What is HELLP Syndrome
HELLP syndrome is an obstetric complication that occurs in pregnant women who have hemolysis (the breakdown of red blood cells). The elevated liver enzymes and low platelet count cause tiredness, abdominal pain, nausea, vomiting and blood in the urine in pregnant women. The condition occurs to approximately 10 per cent of pregnant women who have pre-eclampsia or eclampsia. Mostly, the syndrome develops before the pregnancy is 37 weeks; however, it may develop a week after the baby is born.
Risks of Developing HELLP Syndrome
Pregnant women, older than 35 or under the age of 20, are more likely to develop HELLP than other pregnant women. The cause of HELLP syndrome is unknown. Many women have high blood pressure and are diagnosed with preeclampsia before they develop HELLP syndrome.
Most if the symptoms of HELLP syndrome are vague, these include:
- feeling unwell,
- excess weight gain,
- fluid retention,
- vomiting that continues to get worse,
- abdominal pain (on the right side),
- vision problems (particularly blurry vision),
- bleeding that won't stop easily and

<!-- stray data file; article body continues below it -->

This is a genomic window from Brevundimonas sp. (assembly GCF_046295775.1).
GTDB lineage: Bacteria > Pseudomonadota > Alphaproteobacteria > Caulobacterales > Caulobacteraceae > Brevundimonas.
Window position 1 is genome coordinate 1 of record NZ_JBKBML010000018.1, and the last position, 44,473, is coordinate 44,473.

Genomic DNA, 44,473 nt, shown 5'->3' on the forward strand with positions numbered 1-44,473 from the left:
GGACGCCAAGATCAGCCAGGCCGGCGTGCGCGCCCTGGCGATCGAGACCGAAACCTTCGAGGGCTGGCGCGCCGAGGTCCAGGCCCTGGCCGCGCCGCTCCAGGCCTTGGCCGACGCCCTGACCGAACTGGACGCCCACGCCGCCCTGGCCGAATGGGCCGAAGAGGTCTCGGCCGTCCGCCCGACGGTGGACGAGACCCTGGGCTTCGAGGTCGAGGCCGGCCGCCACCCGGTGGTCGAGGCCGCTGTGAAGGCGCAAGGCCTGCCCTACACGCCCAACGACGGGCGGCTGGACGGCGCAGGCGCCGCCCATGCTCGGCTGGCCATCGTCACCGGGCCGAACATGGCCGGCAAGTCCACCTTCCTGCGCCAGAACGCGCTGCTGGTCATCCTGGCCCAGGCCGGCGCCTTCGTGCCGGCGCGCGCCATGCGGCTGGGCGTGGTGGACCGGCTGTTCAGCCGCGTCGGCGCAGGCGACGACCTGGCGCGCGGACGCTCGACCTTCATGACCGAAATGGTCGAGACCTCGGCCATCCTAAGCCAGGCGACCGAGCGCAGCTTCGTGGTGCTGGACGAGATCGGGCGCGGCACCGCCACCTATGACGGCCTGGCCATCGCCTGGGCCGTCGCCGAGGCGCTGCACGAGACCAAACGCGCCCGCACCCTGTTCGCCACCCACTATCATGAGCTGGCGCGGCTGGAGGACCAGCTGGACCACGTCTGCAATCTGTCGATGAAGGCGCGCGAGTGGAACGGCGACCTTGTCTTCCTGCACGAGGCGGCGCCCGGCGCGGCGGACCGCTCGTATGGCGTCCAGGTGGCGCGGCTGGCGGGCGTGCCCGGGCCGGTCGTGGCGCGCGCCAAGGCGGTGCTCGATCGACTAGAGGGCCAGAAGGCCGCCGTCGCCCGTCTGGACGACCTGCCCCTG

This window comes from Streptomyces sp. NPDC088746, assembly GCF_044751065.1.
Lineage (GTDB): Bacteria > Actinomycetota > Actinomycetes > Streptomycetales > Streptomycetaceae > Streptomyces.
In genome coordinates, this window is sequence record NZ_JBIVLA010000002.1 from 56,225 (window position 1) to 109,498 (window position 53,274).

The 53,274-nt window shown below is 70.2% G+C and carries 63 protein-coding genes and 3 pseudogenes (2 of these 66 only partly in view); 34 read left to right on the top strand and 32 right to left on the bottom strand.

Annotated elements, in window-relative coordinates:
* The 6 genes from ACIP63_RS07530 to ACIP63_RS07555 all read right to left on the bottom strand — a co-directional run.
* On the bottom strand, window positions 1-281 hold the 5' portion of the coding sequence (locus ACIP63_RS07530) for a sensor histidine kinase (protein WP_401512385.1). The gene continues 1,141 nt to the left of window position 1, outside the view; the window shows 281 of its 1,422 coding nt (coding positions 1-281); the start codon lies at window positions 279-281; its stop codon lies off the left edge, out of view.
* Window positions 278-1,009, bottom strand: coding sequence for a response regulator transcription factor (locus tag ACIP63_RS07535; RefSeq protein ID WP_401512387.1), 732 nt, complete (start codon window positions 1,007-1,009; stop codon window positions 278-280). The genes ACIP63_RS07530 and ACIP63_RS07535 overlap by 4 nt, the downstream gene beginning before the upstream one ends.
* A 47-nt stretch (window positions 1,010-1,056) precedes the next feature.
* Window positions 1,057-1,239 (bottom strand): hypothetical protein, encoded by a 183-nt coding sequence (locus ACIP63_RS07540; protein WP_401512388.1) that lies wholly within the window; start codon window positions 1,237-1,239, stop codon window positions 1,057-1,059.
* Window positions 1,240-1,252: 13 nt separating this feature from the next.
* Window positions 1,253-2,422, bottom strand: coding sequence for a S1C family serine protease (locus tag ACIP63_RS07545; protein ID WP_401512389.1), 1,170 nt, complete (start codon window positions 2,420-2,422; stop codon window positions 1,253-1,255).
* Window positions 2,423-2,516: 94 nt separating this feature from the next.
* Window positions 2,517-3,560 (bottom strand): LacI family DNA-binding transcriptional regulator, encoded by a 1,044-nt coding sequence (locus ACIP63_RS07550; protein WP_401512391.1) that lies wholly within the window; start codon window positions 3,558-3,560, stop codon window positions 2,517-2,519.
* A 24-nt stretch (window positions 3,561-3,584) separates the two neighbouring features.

- seizures or convulsions.
Medical Assistance and Treatment
HELLP syndrome can threaten a woman’s life and that of the baby. The condition demands immediate medical attention as there is a risk of suffering serious complications, particularly liver damage.
As of now, delivery of the baby is the only foolproof treatment option available. So, in case a woman believes she may have HELLP syndrome, she must see obstetrician without any delay. The obstetrician will tell the woman what needs to be done next.
Initially, the obstetrician may give the mother a steroid in order to shield both the mother and the baby from HELLP syndrome effects. Thereafter, it is advised to deliver the baby even if the baby is premature as liver function in the mother could become worse very quickly.
After the emergency delivery, mother may need a blood transfusion if she continues to bleed. Besides, baby is given intravenous (IV) fluids. In case of a pre-term birth, the baby is given intravenous fluids with calcium and protein to make up for the low birth weight.
If a woman has HELLP syndrome, she may have complications before and after the baby is delivered. These include:
- Disseminated intravascular coagulation (DIC), a clotting disorder that leads to excess bleeding.
- Pulmonary edema, fluid in the lungs.
- Liver haemorrhage.
- Placental abruption, in which placenta separates from the uterine wall.
- Kidney failure.
Read more articles on Pregnancy
Source: Onlymyhealth editorial team Jun 03, 2013
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